Armed forces solicitor Natalie Robinson has criticised the War Pensions and Armed Forces Compensation Tribunal for its failure to adapt to the Coronavirus crisis – after being refused a telephone hearing.
Natalie, Head of Hilary Meredith Solicitors’ Armed Forces Compensation Scheme (AFCS) department said:
“I travelled from Wilmslow to Hampshire yesterday, and have come into contact with dozens of people. I am now in the county where there have been a number of coronaviruses cases.
“I contacted the Tribunal Service to request telephone hearings for this reason, but my request was refused. I have now been put at risk unnecessarily, especially when the medical member of the panel and the presenting officer from Veterans UK joined the hearing by telephone. The whole situation has been very poorly handled.”
Natalie provided specialist military legal support to the British Army for 12 years, reaching the rank of Major, before being medically discharged in 2015 after an injury on duty led to complex regional pain syndrome (CRPS) and the partial amputation of her leg. She joined Hilary Meredith Solicitors last year to head up the firm’s AFCS department.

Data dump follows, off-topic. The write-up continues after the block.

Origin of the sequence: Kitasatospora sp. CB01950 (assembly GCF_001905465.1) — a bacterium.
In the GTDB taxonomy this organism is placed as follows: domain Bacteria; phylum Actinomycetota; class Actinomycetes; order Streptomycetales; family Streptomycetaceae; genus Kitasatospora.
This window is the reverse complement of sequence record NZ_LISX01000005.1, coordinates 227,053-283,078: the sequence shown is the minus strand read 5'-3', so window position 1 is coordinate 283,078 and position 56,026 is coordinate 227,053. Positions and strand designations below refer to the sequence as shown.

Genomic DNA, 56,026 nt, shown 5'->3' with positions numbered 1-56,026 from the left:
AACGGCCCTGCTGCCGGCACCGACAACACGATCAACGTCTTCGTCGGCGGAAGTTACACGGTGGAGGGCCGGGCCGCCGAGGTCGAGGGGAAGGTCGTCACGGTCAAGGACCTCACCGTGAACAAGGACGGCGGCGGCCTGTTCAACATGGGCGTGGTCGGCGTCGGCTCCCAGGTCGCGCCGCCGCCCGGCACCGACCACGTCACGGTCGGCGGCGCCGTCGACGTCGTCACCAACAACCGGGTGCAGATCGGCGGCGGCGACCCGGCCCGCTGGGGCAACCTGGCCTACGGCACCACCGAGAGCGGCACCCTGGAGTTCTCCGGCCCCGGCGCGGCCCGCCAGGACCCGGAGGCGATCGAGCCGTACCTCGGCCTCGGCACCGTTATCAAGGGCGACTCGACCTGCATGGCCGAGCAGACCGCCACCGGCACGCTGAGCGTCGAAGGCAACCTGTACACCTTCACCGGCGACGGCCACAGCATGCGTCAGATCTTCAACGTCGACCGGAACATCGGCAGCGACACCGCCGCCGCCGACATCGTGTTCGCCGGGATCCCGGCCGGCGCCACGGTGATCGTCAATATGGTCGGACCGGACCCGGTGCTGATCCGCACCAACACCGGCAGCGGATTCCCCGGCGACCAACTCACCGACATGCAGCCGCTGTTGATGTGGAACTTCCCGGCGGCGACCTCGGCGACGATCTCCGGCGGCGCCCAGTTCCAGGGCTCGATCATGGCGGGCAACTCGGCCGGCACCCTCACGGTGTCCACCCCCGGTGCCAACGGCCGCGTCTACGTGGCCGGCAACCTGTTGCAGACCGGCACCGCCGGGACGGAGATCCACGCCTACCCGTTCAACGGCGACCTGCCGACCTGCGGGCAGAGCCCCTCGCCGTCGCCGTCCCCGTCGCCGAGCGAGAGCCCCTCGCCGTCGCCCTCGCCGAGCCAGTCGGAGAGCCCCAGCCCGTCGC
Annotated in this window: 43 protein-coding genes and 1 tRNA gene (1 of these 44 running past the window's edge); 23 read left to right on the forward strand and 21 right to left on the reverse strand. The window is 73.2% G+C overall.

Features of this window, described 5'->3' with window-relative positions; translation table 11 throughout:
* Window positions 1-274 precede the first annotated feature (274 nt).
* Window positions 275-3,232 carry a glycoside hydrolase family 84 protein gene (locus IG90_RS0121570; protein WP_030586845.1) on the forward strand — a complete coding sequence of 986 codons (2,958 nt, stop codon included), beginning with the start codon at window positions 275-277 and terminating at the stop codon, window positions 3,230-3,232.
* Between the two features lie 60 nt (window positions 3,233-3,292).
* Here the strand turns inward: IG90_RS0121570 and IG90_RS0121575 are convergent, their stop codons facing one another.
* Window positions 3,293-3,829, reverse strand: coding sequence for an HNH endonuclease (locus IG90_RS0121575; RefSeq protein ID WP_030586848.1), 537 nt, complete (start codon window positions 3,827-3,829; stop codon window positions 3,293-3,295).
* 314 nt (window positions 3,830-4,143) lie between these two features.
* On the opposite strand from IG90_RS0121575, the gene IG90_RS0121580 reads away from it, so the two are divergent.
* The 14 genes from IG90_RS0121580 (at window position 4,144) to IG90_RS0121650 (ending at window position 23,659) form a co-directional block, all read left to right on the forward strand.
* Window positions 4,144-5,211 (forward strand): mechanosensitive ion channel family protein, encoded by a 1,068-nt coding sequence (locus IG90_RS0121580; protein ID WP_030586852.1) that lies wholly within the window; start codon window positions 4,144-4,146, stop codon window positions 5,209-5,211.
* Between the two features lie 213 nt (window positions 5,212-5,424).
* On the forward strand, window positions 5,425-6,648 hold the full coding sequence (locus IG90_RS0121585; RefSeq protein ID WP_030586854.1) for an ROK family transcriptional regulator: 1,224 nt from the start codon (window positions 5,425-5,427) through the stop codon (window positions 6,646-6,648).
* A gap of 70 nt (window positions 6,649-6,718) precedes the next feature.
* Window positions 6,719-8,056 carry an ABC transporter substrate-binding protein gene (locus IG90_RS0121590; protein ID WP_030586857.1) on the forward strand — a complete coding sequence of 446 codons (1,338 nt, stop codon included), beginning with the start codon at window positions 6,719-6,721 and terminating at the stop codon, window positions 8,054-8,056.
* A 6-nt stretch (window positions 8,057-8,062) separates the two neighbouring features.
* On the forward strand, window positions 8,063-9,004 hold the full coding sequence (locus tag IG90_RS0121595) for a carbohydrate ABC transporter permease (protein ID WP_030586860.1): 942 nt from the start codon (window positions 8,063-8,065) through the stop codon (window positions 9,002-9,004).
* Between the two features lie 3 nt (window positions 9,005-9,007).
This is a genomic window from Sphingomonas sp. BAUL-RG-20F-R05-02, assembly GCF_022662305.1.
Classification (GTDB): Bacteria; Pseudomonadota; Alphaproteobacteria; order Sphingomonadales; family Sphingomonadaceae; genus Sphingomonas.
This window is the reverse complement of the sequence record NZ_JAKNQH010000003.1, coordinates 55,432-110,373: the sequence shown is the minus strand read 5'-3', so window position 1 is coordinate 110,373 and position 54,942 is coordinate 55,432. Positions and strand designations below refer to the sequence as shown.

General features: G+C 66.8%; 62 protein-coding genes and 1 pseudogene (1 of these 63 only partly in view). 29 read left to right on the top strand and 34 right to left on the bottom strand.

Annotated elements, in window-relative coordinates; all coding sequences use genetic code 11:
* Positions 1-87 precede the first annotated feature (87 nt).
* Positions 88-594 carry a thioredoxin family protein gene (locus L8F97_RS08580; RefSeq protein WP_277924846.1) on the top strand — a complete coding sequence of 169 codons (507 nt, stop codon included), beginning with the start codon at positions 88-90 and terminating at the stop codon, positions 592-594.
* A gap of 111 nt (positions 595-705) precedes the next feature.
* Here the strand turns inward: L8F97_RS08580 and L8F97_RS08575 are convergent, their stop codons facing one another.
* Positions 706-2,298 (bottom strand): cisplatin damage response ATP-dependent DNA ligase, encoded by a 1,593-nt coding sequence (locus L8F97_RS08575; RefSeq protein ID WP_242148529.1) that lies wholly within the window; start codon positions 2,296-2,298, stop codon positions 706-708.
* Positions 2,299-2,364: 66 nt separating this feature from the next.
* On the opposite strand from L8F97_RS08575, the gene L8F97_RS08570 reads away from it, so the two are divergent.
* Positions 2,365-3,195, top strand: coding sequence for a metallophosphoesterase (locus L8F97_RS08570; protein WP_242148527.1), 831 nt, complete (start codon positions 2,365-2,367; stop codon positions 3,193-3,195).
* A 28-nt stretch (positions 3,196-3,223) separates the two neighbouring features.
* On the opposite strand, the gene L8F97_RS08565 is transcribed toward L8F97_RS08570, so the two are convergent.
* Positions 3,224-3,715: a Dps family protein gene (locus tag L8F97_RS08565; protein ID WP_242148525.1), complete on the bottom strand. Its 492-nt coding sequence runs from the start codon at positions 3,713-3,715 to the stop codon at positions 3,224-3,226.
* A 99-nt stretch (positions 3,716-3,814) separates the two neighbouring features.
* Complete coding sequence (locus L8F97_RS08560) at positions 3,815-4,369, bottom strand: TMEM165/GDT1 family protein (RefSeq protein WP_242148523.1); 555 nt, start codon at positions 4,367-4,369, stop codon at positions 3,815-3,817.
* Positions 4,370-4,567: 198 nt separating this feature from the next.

A keen sportswoman, Natalie took part in the very first Invictus Games following her injury, winning a gold medal for her country in Wheelchair Rugby at the Queen Elizabeth Olympic Park in London.
Natalie has first-hand experience of the Armed Forces Compensation Scheme – which provides compensation to military service personnel injured on or after 6 April 2005 – having successfully pursued her own claim after injury.
As a solicitor-advocate she is qualified to represent clients in higher courts, meaning she can appear for service personnel at appeals to the Armed Forces Compensation Tribunal.
All in-person hearings across all jurisdictions should be suspended except in ‘very exceptional circumstances’, the Bar Council said today as lawyers continue to attend courts across England and Wales.
In a message to barristers, Amanda Pinto QC said: “We are calling for a suspension of all in-person hearings across all jurisdictions, save in very exceptional circumstances where a video link or phone hearing cannot accommodate the interests of justice. (For example, a long jury trial may be at its closing stages and it may not be appropriate to stop it.) Initially we suggest a 30-day suspension of all in-person civil, family and crime hearings, after which we should take stock.”
The Bar Council said all proceedings conducted in person, and particularly jury trials, are inconsistent with the government’s current health advice.